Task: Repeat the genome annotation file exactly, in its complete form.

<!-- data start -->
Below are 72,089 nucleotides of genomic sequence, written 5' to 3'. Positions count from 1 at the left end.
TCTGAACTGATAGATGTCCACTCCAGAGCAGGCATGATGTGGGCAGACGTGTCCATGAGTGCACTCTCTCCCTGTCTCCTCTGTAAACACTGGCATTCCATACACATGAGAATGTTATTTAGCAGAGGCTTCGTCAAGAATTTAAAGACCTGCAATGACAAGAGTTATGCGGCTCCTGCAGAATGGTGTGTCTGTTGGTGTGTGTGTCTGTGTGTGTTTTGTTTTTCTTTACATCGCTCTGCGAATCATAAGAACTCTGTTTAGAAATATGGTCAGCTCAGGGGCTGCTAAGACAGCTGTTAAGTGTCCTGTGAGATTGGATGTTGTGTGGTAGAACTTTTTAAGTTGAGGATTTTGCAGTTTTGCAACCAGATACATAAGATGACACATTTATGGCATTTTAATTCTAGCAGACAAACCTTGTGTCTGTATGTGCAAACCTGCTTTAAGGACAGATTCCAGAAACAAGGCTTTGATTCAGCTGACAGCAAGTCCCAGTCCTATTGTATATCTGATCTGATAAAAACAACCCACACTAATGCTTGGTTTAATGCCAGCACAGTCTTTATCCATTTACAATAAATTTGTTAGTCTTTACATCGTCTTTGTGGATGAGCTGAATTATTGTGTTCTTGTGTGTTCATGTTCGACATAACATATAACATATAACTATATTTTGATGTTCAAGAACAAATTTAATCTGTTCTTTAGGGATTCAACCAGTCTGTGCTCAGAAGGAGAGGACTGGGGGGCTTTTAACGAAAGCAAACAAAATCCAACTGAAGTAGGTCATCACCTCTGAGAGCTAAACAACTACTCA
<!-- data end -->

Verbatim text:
Below are 72,089 nucleotides of genomic sequence, written 5' to 3'. Positions count from 1 at the left end.
TCTGAACTGATAGATGTCCACTCCAGAGCAGGCATGATGTGGGCAGACGTGTCCATGAGTGCACTCTCTCCCTGTCTCCTCTGTAAACACTGGCATTCCATACACATGAGAATGTTATTTAGCAGAGGCTTCGTCAAGAATTTAAAGACCTGCAATGACAAGAGTTATGCGGCTCCTGCAGAATGGTGTGTCTGTTGGTGTGTGTGTCTGTGTGTGTTTTGTTTTTCTTTACATCGCTCTGCGAATCATAAGAACTCTGTTTAGAAATATGGTCAGCTCAGGGGCTGCTAAGACAGCTGTTAAGTGTCCTGTGAGATTGGATGTTGTGTGGTAGAACTTTTTAAGTTGAGGATTTTGCAGTTTTGCAACCAGATACATAAGATGACACATTTATGGCATTTTAATTCTAGCAGACAAACCTTGTGTCTGTATGTGCAAACCTGCTTTAAGGACAGATTCCAGAAACAAGGCTTTGATTCAGCTGACAGCAAGTCCCAGTCCTATTGTATATCTGATCTGATAAAAACAACCCACACTAATGCTTGGTTTAATGCCAGCACAGTCTTTATCCATTTACAATAAATTTGTTAGTCTTTACATCGTCTTTGTGGATGAGCTGAATTATTGTGTTCTTGTGTGTTCATGTTCGACATAACATATAACATATAACTATATTTTGATGTTCAAGAACAAATTTAATCTGTTCTTTAGGGATTCAACCAGTCTGTGCTCAGAAGGAGAGGACTGGGGGGCTTTTAACGAAAGCAAACAAAATCCAACTGAAGTAGGTCATCACCTCTGAGAGCTAAACAACTACTCA